Comparative proteomics identifies Schlafen 5 (SLFN5) as a herpes simplex virus restriction factor that suppresses viral transcription

Kim, E. T., Dybas, J. M., Kulej, K., Reyes, E. D., Price, A. M., Akhtar, L. N., Orr, A., Garcia, B. A., Boutell, C. and Weitzman, M. D. (2021) Comparative proteomics identifies Schlafen 5 (SLFN5) as a herpes simplex virus restriction factor that suppresses viral transcription. Nature Microbiology, 6, pp. 234-245. (doi: 10.1038/s41564-020-00826-3) (PMID:33432153) (PMCID:PMC7856100)

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Abstract

Intrinsic antiviral host factors confer cellular defence by limiting virus replication and are often counteracted by viral countermeasures. We reasoned that host factors that inhibit viral gene expression could be identified by determining proteins bound to viral DNA (vDNA) in the absence of key viral antagonists. Herpes simplex virus 1 (HSV-1) expresses E3 ubiquitin-protein ligase ICP0 (ICP0), which functions as an E3 ubiquitin ligase required to promote infection. Cellular substrates of ICP0 have been discovered as host barriers to infection but the mechanisms for inhibition of viral gene expression are not fully understood. To identify restriction factors antagonized by ICP0, we compared proteomes associated with vDNA during HSV-1 infection with wild-type virus and a mutant lacking functional ICP0 (ΔICP0). We identified the cellular protein Schlafen family member 5 (SLFN5) as an ICP0 target that binds vDNA during HSV-1 ΔICP0 infection. We demonstrated that ICP0 mediates ubiquitination of SLFN5, which leads to its proteasomal degradation. In the absence of ICP0, SLFN5 binds vDNA to repress HSV-1 transcription by limiting accessibility of RNA polymerase II to viral promoters. These results highlight how comparative proteomics of proteins associated with viral genomes can identify host restriction factors and reveal that viral countermeasures can overcome SLFN antiviral activity.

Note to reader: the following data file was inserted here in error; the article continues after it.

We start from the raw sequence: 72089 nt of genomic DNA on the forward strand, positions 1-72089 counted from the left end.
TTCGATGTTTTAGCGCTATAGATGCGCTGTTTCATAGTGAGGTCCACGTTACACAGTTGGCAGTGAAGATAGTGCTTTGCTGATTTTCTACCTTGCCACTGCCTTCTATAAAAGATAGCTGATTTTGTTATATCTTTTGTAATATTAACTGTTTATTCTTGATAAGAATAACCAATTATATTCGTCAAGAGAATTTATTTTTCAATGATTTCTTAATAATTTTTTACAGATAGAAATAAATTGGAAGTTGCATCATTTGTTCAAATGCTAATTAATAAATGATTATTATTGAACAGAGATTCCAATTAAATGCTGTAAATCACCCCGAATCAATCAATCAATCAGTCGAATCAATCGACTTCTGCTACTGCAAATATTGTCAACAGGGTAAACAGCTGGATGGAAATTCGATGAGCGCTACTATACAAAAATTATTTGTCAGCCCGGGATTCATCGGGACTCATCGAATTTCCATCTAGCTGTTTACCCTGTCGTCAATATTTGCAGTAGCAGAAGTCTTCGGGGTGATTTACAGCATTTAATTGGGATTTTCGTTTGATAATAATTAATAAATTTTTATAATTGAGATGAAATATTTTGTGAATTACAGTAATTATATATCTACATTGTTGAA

Item Type:Articles
Additional Information:C.B. was supported by a Medical Research Council grant no. MC_UU_12014/5. Work in the Weitzman laboratory was supported in part by grants from the National Institutes of Health (grant nos. AI115104 and NS082240 to M.D.W.) and funds from the Children’s Hospital of Philadelphia. A.M.P. was supported by the National Cancer Institute T32 Training Grant in Tumor Virology no. T32-CA115299 and Individual National Research Service Award no. F32-AI138432. J.M.D. was supported by the Individual National Research Service Award no. F32-AI147587.
Status:Published
Refereed:Yes
Glasgow Author(s) Enlighten ID:Orr, Mrs Anne and Boutell, Dr Chris
Authors: Kim, E. T., Dybas, J. M., Kulej, K., Reyes, E. D., Price, A. M., Akhtar, L. N., Orr, A., Garcia, B. A., Boutell, C., and Weitzman, M. D.
College/School:College of Medical Veterinary and Life Sciences > Institute of Infection Immunity and Inflammation
College of Medical Veterinary and Life Sciences > Institute of Infection Immunity and Inflammation > Centre for Virus Research
Journal Name:Nature Microbiology
Publisher:Nature Research
ISSN:2058-5276
ISSN (Online):2058-5276
Published Online:11 January 2021
Copyright Holders:Copyright © 2021 The Authors, under exclusive licence to Springer Nature Limited
First Published:First published in Nature Microbiology 6:234–245
Publisher Policy:Reproduced in accordance with the copyright policy of the publisher

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Project CodeAward NoProject NamePrincipal InvestigatorFunder's NameFunder RefLead Dept
656521The role of ubiquitin and ubiquitin-like proteins during viral infectionChris BoutellMedical Research Council (MRC)MC_UU_12014/5MVLS III - CENTRE FOR VIRUS RESEARCH